Saving energy has been a major concern since households and companies started consuming greater amounts of energy, especially in the form of electricity, the major fuel for most operations and processes performed on a daily basis.
However, a few things have changed along the years when it comes to using energy more efficiently and consciously. Indeed, there is greater awareness in regards to the impact of non-renewable sources of energy to the planet and in the emission of greenhouse gases.
The way we measure energy consumption also evolved a lot. This has led to the collection of huge amounts of data regarding different energy consumption variables, which are not always properly analysed, or used whatsoever.
Big Data and how it relates to Energy Efficiency
Big data is a major trend in modern businesses, as data has become the most important asset for many businesses, or at the very least, very important resources to count with for making better business decisions, predicting customer behaviours and many other useful techniques.
In order for everybody to stay on the same page, let’s clarify what does big data mean, and what does make it different to plain data.
Big data is indeed a dataset, but one that exceeds a considerably large number of rows or registers, and that might be much more complex than smaller datasets as it also contains a greater amount of columns (variables).
More data means better insights, at least it does in theory, especially now that data analytics, data science and machine learning have grown, and continue to iterate over data models and algorithms, as well as to further develop better ones.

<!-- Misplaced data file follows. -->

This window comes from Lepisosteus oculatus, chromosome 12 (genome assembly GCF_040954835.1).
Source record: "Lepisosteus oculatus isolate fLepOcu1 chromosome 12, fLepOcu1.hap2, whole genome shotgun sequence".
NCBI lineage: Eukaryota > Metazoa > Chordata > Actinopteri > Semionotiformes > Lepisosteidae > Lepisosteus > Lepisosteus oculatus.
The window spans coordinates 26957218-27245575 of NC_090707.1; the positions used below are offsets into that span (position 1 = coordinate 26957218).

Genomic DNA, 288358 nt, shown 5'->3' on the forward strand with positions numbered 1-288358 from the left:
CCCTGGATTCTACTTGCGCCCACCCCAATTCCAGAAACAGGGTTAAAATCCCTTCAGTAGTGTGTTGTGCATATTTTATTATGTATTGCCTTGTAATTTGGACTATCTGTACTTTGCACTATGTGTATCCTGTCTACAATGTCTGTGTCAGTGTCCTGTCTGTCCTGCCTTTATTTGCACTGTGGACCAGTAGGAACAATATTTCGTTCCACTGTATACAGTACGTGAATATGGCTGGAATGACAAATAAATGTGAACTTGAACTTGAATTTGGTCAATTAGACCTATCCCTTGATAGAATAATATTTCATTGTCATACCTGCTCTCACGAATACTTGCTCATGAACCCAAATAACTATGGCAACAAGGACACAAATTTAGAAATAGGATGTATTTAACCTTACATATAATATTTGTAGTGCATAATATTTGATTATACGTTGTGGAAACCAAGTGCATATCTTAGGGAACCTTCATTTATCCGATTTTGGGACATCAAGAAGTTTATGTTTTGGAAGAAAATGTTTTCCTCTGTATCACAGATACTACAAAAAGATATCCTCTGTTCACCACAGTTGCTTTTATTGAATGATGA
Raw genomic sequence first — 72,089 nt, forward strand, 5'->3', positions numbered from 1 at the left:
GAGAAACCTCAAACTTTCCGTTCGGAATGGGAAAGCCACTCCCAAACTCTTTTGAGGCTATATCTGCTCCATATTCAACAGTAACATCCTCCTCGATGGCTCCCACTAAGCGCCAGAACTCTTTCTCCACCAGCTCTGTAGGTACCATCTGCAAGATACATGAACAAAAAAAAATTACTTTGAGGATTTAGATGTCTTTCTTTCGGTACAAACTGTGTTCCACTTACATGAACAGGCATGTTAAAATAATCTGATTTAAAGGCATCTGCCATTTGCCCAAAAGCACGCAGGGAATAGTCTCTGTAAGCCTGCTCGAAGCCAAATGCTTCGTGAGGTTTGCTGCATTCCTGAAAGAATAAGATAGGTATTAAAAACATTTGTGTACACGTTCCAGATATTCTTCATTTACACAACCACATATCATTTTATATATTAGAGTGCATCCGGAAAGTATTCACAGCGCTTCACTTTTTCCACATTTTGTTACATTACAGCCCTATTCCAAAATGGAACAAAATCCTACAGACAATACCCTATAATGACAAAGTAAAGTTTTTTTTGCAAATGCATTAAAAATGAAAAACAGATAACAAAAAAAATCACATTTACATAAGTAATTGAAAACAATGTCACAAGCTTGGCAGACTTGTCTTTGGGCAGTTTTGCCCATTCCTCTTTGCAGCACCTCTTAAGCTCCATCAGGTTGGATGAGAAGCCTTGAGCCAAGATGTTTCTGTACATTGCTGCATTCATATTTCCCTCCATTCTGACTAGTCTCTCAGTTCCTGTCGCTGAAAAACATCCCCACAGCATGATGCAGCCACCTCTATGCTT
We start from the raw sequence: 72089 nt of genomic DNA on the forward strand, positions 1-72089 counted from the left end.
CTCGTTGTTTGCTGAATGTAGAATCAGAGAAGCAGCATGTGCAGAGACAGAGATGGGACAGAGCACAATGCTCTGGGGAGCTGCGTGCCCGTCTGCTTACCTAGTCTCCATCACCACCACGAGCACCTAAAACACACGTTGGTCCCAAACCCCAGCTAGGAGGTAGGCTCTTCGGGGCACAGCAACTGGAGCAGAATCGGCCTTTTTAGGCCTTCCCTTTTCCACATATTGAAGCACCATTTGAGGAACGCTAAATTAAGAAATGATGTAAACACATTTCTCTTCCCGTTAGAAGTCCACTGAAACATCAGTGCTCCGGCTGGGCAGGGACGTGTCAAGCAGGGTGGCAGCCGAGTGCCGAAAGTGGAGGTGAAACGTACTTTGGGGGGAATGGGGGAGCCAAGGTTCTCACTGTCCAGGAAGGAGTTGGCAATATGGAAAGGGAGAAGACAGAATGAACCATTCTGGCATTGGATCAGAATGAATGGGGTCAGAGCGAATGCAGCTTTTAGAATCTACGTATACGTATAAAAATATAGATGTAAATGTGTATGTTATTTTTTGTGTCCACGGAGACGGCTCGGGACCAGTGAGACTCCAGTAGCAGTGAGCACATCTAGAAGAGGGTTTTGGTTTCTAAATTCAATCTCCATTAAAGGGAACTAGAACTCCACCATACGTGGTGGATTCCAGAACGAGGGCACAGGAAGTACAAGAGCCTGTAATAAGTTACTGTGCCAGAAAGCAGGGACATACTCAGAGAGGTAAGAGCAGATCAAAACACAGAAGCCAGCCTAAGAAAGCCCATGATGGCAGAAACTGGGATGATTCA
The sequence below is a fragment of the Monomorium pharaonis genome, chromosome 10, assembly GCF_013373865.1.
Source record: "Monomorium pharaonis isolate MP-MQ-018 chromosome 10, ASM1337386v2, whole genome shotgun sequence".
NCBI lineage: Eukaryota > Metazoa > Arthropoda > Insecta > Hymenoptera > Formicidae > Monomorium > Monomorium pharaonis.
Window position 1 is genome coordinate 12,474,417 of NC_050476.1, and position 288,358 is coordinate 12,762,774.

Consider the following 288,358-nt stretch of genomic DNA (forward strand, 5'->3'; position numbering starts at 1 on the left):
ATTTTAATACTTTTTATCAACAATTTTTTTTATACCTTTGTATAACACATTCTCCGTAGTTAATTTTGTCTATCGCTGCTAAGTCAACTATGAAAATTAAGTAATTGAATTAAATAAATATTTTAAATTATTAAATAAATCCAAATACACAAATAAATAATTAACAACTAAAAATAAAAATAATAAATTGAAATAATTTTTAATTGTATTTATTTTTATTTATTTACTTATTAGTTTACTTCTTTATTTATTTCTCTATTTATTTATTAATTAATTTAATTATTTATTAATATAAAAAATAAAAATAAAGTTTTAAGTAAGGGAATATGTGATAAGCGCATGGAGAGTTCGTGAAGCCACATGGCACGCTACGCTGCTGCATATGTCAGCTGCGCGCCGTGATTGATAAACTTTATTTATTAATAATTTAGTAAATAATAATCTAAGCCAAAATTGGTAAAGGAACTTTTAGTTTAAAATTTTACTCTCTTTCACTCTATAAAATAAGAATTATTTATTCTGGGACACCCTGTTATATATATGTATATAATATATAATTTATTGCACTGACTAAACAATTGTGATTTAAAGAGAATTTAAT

The areas of application of big data analytics are pretty much anything where some measurable data can be collected, which is pretty much any type of business, industry or area of knowledge. And one area that can get very benefited from large datasets is energy management.
Why? Because the way companies and households consume energy are very varied, and depends on a large amount of factors, including the energy provider, the sources of the energy, the amount of devices, the number of workers in a company, and a large etcetera.
And understanding the energy consumption habits of a company is the first and most important step in order to achieve energy efficiency.
This way, big data analytics and data management can go hand in hand towards the goal of reducing the amount of energy used without compromising the level of efficiency and productivity in a company or industry.
Collecting quality energy data
The sources of energy and electric power are not identical between two countries, and sometimes not even between cities in the same country. But this doesn’t mean that energy cannot be properly measured.
Many companies have developed different hardware and devices for collecting data from energy. For example, using smart meters to record energy consumption, either hourly or even more often. This leads to large amounts of data being collected, hence, big data.
There are also energy management software – as DEXMA Platform – that offer complete solutions to actually detect, analyse and optimise energy consumptions and identify energy savings potential.
The way in which companies collect energy data depends to a large degree on subjective criteria, often decided by a Data Manager, who knows the way energy flows throughout the company, and how it affects different operations.
There are many factors that affect the way a company collects the energy and electrical consumption data. On one hand, two companies might need electricity for two completely different reasons; but, on the other, where a company is located affects the price of energy.